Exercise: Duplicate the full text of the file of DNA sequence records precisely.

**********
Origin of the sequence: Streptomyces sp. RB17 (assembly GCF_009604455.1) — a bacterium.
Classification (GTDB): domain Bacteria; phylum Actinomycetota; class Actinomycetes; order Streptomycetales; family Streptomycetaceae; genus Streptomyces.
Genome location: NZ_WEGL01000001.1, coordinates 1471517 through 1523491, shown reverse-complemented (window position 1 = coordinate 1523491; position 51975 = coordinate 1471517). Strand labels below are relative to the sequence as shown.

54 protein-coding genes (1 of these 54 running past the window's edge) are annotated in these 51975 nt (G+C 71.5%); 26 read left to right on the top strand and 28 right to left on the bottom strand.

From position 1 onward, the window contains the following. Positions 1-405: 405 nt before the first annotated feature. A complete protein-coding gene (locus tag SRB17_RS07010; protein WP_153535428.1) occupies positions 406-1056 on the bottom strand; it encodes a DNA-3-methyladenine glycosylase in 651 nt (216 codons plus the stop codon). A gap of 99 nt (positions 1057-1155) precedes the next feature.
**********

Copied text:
Origin of the sequence: Streptomyces sp. RB17 (assembly GCF_009604455.1) — a bacterium.
Classification (GTDB): domain Bacteria; phylum Actinomycetota; class Actinomycetes; order Streptomycetales; family Streptomycetaceae; genus Streptomyces.
Genome location: NZ_WEGL01000001.1, coordinates 1471517 through 1523491, shown reverse-complemented (window position 1 = coordinate 1523491; position 51975 = coordinate 1471517). Strand labels below are relative to the sequence as shown.

54 protein-coding genes (1 of these 54 running past the window's edge) are annotated in these 51975 nt (G+C 71.5%); 26 read left to right on the top strand and 28 right to left on the bottom strand.

From position 1 onward, the window contains the following. Positions 1-405: 405 nt before the first annotated feature. A complete protein-coding gene (locus tag SRB17_RS07010; protein WP_153535428.1) occupies positions 406-1056 on the bottom strand; it encodes a DNA-3-methyladenine glycosylase in 651 nt (216 codons plus the stop codon). A gap of 99 nt (positions 1057-1155) precedes the next feature.